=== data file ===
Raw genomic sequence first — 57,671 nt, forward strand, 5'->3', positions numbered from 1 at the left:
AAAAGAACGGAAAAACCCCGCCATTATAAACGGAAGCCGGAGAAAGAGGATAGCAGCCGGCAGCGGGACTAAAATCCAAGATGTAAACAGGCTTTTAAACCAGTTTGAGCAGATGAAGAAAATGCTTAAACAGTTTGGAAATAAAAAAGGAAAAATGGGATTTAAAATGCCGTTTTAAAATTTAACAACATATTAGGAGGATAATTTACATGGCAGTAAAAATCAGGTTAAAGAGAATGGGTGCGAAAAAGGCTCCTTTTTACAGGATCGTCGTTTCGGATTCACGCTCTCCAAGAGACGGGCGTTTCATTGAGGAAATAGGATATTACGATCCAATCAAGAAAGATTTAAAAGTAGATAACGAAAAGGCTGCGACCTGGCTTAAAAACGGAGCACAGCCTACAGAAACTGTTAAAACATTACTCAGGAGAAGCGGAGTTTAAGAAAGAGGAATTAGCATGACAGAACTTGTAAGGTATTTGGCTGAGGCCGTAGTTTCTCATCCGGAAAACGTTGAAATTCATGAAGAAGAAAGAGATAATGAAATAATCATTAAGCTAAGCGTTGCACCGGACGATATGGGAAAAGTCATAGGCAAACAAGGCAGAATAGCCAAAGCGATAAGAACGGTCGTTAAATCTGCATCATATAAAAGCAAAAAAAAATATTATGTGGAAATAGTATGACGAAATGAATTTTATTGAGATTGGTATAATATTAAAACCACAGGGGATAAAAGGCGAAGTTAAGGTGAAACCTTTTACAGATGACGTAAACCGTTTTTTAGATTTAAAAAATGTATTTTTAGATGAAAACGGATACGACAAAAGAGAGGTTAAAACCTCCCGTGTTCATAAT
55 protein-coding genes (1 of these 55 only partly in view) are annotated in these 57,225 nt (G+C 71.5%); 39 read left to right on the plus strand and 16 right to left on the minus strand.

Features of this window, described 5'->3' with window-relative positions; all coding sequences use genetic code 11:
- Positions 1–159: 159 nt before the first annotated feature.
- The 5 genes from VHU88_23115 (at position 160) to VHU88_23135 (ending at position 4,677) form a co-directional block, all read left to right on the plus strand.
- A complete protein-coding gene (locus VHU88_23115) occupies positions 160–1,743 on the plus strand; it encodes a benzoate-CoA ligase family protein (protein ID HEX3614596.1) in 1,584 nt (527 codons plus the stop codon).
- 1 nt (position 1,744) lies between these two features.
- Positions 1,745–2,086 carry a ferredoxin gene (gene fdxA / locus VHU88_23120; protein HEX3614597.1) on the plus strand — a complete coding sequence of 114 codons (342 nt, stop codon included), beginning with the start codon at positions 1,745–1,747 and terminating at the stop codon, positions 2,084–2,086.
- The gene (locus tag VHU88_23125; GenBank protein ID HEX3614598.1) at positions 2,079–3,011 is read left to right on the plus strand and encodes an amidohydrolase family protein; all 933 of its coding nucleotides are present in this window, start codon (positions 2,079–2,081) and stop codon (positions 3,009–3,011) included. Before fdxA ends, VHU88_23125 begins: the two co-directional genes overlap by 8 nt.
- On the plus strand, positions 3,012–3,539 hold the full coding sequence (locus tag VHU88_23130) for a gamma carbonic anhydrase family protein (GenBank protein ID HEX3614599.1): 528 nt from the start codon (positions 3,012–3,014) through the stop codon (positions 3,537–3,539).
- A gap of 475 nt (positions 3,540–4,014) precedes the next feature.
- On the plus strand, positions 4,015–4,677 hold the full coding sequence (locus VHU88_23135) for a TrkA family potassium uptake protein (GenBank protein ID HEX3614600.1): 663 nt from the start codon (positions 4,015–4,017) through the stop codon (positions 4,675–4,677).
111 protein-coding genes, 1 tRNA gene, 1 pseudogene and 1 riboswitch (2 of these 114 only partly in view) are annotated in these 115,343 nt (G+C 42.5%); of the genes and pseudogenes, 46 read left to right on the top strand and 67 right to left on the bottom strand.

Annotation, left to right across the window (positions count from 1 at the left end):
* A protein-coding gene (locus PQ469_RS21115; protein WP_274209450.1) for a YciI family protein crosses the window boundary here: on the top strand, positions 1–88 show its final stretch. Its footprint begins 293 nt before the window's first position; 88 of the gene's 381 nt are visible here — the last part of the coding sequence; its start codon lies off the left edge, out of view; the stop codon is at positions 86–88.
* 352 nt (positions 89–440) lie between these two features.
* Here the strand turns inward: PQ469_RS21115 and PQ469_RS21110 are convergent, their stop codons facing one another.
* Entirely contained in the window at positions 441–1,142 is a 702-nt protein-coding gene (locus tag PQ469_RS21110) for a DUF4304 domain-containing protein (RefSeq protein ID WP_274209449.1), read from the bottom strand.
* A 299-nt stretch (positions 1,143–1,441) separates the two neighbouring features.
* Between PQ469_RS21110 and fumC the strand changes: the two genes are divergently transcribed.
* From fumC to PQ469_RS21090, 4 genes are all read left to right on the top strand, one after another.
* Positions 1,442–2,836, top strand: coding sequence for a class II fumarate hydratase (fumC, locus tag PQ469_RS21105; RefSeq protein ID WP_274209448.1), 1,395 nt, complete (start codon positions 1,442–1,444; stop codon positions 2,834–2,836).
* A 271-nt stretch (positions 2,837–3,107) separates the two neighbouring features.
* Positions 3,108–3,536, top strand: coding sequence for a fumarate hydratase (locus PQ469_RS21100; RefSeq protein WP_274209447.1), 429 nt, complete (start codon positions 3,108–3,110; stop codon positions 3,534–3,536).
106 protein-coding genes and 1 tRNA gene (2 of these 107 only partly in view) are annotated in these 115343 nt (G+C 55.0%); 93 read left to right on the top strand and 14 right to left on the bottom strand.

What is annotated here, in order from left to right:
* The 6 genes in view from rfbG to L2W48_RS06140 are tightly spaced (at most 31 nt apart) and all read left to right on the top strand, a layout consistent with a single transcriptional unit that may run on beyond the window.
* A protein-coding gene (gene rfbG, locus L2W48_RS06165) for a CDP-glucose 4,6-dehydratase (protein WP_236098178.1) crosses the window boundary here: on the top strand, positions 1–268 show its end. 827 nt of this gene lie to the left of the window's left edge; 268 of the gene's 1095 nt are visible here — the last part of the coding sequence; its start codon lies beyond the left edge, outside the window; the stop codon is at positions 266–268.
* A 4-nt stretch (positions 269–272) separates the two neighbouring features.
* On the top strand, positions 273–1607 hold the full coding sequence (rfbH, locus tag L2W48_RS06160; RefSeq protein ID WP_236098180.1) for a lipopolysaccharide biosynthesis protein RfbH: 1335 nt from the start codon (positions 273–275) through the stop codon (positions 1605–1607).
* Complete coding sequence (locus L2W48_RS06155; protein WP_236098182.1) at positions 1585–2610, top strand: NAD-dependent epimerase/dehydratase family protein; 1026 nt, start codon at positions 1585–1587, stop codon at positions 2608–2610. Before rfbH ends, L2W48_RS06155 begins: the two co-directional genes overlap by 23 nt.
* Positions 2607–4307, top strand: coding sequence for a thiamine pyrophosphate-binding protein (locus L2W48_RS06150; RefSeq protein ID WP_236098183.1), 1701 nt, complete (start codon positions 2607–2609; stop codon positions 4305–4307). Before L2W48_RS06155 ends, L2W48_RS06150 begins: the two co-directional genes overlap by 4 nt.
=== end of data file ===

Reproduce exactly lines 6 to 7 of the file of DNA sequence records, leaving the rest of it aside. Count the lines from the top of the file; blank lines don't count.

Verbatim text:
- The 5 genes from VHU88_23115 (at position 160) to VHU88_23135 (ending at position 4,677) form a co-directional block, all read left to right on the plus strand.
- A complete protein-coding gene (locus VHU88_23115) occupies positions 160–1,743 on the plus strand; it encodes a benzoate-CoA ligase family protein (protein ID HEX3614596.1) in 1,584 nt (527 codons plus the stop codon).